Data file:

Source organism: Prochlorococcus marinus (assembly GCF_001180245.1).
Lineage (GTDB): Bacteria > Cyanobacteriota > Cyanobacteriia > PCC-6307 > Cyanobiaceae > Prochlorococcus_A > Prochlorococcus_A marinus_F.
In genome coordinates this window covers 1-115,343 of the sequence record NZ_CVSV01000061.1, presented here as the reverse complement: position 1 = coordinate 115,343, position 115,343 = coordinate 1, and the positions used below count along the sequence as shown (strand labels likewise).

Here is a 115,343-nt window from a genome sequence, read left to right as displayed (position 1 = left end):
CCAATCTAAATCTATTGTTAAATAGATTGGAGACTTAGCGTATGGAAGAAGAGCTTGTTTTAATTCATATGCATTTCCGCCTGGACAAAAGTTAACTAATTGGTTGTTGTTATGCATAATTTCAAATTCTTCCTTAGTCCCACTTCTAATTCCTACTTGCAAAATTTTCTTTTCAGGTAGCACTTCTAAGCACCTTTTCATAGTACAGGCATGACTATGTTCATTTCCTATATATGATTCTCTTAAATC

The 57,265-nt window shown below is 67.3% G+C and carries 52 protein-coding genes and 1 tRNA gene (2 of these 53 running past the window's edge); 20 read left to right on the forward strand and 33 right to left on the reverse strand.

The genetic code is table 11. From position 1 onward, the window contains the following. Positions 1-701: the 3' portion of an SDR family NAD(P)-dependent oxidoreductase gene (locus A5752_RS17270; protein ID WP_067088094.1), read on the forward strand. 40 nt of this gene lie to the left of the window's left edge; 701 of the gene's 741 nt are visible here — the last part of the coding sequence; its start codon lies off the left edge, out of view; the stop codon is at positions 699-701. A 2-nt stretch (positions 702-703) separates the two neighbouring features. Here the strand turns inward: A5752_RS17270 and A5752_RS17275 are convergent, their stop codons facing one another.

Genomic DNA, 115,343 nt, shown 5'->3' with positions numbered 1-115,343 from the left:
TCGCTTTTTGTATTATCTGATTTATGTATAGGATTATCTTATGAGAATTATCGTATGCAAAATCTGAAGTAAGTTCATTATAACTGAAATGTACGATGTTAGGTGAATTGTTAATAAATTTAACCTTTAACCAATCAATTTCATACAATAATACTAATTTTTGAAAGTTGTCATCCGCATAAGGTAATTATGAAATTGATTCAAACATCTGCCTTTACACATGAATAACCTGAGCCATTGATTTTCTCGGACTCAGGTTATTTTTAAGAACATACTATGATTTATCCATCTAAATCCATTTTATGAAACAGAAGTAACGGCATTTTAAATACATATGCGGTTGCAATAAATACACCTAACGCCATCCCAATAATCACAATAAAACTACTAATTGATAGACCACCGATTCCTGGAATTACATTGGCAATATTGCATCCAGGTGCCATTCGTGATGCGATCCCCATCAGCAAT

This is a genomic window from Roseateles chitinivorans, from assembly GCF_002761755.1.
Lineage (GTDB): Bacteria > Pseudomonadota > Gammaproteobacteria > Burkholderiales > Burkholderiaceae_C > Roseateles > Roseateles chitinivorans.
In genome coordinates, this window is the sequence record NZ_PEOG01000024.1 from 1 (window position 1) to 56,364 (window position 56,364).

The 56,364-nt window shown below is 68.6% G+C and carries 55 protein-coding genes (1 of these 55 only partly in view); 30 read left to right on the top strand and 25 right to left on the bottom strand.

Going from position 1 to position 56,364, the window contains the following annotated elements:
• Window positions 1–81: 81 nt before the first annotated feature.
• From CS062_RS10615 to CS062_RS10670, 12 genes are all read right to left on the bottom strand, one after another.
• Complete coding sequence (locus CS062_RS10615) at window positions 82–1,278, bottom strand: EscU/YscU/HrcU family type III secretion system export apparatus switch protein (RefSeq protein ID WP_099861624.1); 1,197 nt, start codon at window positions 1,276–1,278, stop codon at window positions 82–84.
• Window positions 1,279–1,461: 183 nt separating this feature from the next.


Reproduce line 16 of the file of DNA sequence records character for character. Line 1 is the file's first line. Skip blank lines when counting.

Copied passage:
• From CS062_RS10615 to CS062_RS10670, 12 genes are all read right to left on the bottom strand, one after another.